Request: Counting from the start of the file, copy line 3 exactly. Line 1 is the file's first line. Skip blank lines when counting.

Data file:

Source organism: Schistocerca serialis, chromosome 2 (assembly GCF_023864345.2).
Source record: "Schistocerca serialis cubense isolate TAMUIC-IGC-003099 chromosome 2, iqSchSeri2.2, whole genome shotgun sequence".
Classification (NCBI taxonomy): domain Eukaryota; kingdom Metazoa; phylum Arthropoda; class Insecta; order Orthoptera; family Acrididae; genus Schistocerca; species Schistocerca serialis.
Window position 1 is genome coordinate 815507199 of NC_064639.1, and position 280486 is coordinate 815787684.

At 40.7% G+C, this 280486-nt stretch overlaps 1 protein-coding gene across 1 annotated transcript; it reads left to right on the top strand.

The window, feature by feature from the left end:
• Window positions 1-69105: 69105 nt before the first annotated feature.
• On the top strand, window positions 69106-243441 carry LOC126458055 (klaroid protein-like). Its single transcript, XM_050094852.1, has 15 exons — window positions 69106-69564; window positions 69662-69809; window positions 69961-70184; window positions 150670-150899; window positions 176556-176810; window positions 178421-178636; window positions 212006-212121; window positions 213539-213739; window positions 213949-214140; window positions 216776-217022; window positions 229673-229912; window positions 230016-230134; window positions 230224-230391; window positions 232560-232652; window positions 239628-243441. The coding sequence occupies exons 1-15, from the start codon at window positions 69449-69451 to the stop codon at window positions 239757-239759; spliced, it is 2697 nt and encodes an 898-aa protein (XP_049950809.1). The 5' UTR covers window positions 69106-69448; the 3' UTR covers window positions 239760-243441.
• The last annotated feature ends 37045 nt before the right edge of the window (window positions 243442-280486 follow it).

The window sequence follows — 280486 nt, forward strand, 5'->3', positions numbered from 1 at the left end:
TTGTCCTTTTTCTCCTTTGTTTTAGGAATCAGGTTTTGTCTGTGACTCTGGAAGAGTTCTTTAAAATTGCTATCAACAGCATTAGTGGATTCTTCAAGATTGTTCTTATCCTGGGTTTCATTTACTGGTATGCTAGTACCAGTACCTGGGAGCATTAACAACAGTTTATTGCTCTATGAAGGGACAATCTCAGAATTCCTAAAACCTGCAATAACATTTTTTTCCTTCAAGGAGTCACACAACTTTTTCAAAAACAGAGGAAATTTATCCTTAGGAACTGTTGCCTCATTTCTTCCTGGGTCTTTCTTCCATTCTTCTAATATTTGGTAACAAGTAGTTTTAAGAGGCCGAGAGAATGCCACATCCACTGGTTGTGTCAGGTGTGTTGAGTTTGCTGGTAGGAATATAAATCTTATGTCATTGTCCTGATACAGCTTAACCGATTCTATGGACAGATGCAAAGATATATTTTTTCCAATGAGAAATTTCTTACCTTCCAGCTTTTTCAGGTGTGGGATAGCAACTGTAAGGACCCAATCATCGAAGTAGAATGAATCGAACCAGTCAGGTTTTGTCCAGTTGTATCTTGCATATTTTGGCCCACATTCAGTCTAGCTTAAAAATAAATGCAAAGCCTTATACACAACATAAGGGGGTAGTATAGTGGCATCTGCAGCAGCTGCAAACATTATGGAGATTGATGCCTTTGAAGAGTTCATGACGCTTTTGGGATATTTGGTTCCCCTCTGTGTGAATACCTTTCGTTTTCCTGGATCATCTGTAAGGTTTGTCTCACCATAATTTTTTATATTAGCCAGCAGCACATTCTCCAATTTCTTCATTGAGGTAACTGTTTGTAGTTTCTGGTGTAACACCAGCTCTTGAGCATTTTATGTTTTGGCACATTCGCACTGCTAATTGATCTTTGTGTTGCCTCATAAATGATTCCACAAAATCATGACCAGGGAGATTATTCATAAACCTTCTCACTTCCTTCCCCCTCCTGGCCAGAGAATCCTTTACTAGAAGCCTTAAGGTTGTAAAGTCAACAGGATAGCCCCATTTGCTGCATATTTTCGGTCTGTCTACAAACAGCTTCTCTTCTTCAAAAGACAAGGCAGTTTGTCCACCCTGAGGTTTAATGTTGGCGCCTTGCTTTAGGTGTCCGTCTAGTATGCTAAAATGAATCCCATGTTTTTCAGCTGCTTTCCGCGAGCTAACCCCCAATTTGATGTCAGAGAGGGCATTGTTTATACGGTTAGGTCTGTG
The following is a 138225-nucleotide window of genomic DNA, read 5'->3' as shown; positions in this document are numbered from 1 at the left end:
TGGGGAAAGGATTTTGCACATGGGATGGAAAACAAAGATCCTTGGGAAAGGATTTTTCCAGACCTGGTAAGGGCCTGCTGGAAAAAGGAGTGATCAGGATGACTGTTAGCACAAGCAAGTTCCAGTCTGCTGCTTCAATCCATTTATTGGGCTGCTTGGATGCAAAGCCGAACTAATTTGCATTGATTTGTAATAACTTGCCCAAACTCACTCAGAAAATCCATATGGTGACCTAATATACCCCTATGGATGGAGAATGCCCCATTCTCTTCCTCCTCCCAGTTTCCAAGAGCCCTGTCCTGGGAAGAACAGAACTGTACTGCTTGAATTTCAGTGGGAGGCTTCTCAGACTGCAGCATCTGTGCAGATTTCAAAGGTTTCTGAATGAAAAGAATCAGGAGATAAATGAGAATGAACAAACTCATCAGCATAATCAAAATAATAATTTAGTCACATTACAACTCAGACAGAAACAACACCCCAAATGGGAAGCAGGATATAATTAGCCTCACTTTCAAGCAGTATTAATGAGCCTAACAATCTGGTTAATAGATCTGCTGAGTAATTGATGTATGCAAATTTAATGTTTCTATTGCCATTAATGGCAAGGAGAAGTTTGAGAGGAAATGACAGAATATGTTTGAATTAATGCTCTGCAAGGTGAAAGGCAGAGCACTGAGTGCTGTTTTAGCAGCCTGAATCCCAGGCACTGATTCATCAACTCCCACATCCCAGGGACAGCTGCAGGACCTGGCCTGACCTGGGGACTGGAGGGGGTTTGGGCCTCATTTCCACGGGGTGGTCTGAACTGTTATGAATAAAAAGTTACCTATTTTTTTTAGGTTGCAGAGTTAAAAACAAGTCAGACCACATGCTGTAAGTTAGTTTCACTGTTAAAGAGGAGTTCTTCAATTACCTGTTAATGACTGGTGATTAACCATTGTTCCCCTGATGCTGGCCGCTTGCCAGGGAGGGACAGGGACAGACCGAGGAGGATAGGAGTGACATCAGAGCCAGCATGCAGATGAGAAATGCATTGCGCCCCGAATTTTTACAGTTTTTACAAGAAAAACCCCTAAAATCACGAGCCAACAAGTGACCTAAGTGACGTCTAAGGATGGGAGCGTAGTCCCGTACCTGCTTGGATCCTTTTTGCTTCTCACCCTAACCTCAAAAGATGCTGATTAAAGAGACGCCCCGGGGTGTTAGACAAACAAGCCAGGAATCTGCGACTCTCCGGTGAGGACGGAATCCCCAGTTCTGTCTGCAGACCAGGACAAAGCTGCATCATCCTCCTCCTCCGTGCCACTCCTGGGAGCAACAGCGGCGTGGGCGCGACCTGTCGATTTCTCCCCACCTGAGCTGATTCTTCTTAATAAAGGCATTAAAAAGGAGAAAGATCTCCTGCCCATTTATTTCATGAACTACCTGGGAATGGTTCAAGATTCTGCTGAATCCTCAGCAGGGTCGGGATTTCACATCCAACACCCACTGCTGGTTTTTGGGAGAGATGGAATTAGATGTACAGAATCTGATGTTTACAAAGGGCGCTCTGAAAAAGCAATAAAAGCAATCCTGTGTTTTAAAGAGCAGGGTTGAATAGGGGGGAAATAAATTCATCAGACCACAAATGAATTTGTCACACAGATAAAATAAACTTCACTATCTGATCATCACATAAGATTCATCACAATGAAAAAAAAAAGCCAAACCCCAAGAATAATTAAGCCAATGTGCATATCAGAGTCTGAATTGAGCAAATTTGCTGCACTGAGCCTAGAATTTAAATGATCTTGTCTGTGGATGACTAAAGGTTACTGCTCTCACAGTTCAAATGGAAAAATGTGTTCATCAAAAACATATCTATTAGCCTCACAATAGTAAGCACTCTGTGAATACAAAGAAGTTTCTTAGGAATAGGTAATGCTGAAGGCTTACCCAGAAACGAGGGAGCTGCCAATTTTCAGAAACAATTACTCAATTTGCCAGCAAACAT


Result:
Classification (NCBI taxonomy): domain Eukaryota; kingdom Metazoa; phylum Arthropoda; class Insecta; order Orthoptera; family Acrididae; genus Schistocerca; species Schistocerca serialis.